Through the Lodge eyes the old problem became new and personal; it threw off all association with the German lecture-room. One could not at first see what this novelty meant; it had the air of mere antiquarian emotion like Wenlock Abbey and Pteraspis; but it expelled archaic law and antiquarianism once for all, without seeming conscious of it; and Adams drifted back to Washington with a new sense of history. Again he wandered south, and in April returned to Mexico with the Camerons to study the charms of pulque and Churriguerresque architecture. In May he ran through Europe again with Hay, as far south as Ravenna. There came the end of the passage. After thus covering once more, in 1896, many thousand miles of the old trails, Adams went home October, with every one else, to elect McKinley President and start the world anew.
For the old world of public men and measures since 1870, Adams wept no tears. Within or without, during or after it, as partisan or historian, he never saw anything to admire in it, or anything he wanted to save; and in this respect he reflected only the public mind which balanced itself so exactly between the unpopularity of both parties as to express no sympathy with either. Even among the most powerful men of that generation he knew none who had a good word to say for it. No period so thoroughly ordinary had been known in American politics since Christopher Columbus first disturbed the balance of American society; but the natural result of such lack of interest in public affairs, in a small society like that of Washington, led an idle bystander to depend abjectly on intimacy of private relation. One dragged one's self down the long vista of Pennsylvania Avenue, by leaning heavily on one's friends, and avoiding to look at anything else. Thus life had grown narrow with years, more and more concentrated on the circle of houses round La Fayette Square, which had no direct or personal share in power except in the case of Mr. Blaine whose tumultuous struggle for existence held him apart. Suddenly Mr. McKinley entered the White House and laid his hand heavily on this special group. In a moment the whole nest so slowly constructed, was torn to pieces and scattered over the world. Adams found himself alone. John Hay took his orders for London. Rockhill departed to Athens. Cecil Spring-Rice had been buried in Persia. Cameron refused to remain in public life either at home or abroad, and broke up his house on the Square. Only the Lodges and Roosevelts remained, but even they were at once absorbed in the interests of power. Since 1861, no such social convulsion had occurred.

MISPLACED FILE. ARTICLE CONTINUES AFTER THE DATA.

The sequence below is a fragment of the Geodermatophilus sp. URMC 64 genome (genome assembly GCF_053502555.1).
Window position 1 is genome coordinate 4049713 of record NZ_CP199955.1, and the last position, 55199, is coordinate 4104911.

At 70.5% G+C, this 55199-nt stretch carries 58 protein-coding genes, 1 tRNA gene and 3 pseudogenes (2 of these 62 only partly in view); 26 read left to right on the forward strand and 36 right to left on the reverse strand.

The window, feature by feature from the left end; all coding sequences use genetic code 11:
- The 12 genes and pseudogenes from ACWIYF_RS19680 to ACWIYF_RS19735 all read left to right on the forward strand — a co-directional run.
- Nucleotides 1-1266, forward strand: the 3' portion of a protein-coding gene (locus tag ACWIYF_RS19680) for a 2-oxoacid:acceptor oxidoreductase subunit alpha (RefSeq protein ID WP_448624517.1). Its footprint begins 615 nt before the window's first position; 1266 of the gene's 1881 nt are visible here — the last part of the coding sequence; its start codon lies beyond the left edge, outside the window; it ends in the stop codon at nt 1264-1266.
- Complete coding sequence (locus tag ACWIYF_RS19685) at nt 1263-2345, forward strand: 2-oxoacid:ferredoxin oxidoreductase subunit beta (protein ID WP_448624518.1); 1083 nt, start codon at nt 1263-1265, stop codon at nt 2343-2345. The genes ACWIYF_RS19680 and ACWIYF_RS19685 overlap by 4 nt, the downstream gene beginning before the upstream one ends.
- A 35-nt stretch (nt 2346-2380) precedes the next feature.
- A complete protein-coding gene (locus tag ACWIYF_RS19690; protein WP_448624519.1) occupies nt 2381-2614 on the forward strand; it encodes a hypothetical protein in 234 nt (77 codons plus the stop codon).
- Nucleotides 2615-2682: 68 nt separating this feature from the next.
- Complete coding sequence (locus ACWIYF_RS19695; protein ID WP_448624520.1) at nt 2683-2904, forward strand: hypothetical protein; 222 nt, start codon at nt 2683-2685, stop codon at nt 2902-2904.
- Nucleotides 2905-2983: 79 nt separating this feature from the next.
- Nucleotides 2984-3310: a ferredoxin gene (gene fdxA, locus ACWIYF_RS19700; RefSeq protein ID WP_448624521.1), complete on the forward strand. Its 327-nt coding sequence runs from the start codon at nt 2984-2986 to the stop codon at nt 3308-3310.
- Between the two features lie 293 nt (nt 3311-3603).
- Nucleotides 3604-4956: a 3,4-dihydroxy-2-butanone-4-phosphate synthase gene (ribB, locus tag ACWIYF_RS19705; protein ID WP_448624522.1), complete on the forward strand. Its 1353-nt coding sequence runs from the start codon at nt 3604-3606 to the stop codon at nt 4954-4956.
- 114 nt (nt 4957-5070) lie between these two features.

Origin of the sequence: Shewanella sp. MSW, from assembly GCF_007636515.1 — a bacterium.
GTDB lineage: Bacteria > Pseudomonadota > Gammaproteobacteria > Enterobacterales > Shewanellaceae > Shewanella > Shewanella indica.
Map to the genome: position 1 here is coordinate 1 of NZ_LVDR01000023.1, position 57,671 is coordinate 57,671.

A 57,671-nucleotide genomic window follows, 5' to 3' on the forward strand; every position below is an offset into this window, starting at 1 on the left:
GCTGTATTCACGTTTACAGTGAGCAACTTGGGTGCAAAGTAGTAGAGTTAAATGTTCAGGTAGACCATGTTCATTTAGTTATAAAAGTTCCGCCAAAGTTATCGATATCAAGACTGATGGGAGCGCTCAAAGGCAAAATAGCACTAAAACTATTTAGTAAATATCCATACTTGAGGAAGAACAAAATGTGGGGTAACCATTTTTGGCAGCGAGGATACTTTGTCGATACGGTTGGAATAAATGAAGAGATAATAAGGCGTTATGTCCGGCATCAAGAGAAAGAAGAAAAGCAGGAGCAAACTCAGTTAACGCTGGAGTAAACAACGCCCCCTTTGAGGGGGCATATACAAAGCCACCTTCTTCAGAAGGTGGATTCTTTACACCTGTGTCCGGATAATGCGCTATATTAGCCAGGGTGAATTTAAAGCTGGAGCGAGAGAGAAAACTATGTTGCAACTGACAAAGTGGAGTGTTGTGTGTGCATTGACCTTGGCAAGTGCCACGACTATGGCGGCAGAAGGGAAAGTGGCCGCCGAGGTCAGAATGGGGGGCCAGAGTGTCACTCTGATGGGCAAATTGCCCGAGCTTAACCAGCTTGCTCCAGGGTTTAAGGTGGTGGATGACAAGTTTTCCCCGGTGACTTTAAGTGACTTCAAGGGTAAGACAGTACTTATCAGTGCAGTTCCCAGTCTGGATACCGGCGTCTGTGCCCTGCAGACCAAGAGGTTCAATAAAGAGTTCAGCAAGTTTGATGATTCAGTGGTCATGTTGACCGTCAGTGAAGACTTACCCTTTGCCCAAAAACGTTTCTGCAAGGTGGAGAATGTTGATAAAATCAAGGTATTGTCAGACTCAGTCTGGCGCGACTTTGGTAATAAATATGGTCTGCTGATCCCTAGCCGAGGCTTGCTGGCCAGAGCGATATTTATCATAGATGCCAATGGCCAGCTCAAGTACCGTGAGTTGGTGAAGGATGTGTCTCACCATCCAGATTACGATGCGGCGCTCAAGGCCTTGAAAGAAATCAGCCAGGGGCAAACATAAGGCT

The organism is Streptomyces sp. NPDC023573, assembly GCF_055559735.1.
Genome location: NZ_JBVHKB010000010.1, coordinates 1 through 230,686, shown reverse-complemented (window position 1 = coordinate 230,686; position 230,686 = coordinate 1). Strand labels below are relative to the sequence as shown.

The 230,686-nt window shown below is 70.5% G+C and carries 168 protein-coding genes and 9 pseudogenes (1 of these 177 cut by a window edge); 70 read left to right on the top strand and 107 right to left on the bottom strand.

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The Education of Henry Adams -by- Henry Adams